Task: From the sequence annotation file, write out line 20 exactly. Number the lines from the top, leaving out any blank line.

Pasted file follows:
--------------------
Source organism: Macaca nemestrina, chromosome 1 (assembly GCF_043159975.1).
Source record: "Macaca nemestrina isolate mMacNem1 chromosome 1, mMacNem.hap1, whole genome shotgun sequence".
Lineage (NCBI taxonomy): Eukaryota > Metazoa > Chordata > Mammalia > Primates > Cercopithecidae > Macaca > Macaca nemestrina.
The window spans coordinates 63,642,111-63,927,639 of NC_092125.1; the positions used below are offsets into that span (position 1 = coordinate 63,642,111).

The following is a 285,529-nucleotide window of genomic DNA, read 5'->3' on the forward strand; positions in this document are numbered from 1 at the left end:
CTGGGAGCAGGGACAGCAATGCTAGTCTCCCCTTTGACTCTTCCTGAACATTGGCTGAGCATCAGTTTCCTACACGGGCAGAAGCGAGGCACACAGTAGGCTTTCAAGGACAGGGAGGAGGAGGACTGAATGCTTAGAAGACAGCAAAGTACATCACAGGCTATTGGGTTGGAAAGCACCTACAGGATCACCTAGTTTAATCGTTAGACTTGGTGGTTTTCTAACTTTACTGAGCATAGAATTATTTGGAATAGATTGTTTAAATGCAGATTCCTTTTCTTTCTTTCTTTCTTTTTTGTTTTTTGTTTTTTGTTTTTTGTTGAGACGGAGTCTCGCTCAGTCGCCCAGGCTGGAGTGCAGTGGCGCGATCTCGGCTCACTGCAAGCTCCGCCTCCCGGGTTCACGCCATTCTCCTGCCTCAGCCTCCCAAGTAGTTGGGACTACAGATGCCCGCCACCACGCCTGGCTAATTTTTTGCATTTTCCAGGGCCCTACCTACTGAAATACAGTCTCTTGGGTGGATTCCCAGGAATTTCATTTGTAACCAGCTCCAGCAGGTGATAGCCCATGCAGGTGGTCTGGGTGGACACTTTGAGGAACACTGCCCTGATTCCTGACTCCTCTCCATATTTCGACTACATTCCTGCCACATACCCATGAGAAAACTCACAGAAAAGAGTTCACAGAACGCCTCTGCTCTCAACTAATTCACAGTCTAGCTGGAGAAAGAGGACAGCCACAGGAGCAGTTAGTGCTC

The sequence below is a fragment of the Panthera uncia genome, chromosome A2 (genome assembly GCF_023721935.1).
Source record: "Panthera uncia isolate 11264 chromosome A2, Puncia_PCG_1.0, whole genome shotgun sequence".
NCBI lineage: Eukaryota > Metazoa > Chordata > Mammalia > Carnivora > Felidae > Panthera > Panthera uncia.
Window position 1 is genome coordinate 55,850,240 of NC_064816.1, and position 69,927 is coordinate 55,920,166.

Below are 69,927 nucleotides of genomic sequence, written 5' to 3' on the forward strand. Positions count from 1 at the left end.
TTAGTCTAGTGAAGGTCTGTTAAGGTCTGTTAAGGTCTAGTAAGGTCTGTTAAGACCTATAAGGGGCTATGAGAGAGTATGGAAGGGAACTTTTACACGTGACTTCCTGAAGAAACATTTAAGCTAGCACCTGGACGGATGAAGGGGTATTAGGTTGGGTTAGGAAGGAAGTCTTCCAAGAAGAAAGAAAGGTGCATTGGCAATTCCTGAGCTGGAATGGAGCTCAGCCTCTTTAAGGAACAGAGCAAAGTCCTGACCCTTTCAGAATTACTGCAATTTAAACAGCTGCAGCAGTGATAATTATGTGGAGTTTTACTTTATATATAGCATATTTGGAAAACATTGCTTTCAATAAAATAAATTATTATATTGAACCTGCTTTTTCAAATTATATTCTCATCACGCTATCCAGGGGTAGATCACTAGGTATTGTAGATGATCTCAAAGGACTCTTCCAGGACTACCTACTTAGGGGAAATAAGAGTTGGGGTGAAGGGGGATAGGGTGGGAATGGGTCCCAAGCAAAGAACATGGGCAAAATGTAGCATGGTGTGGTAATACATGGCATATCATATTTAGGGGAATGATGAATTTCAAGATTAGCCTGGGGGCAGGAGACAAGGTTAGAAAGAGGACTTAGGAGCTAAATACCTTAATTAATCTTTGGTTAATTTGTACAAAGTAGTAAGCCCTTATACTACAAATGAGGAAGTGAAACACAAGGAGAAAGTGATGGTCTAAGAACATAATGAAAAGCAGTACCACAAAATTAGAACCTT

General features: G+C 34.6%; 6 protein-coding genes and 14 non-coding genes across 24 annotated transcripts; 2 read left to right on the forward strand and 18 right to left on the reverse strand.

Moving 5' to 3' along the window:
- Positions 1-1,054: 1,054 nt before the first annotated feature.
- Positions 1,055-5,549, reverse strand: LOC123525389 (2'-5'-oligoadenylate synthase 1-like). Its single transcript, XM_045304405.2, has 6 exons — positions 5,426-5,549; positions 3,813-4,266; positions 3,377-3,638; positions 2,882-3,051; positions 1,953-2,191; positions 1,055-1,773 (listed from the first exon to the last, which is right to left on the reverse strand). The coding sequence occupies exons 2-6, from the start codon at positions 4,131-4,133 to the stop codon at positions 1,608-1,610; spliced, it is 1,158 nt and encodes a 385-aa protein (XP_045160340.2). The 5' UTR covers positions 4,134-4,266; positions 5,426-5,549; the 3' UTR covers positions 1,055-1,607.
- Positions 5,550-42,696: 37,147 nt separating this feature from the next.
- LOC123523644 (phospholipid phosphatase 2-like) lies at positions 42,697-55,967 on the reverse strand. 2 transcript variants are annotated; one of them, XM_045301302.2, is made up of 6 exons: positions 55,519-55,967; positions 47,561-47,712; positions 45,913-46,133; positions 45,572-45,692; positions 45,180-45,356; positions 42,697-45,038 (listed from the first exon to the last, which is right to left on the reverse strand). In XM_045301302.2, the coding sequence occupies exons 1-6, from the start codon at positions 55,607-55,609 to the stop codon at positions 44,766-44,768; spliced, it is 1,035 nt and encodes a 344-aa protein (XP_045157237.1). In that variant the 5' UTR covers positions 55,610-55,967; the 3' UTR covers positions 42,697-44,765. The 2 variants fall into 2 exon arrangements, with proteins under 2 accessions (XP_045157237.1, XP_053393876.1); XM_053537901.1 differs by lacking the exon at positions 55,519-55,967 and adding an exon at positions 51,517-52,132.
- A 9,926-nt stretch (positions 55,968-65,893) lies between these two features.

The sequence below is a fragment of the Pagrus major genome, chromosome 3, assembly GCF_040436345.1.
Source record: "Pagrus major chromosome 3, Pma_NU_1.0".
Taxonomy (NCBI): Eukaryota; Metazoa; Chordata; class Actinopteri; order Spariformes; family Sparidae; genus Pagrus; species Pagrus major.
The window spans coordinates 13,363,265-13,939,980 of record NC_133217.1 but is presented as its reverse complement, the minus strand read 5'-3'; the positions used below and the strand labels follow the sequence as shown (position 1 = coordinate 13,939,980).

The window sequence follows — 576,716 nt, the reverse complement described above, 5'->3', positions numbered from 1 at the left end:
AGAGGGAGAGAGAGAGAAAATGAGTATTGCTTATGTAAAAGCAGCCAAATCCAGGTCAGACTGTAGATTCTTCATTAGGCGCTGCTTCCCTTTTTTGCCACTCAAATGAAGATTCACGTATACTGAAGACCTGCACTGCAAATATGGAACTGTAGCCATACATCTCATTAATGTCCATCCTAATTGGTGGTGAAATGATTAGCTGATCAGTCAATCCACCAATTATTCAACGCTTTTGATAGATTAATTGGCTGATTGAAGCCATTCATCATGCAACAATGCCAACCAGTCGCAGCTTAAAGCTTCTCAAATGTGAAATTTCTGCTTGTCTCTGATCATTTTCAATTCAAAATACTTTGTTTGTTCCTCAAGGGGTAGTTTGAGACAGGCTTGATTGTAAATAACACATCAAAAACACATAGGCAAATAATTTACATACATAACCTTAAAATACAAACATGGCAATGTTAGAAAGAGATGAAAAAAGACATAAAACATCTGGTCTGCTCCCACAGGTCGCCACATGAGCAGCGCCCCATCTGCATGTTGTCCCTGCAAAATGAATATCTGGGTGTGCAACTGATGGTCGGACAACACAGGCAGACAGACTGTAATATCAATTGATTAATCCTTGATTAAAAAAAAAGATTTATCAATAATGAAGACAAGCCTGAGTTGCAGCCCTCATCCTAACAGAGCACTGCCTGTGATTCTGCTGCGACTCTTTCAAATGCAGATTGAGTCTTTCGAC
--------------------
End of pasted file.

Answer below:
The sequence below is a fragment of the Pagrus major genome, chromosome 3, assembly GCF_040436345.1.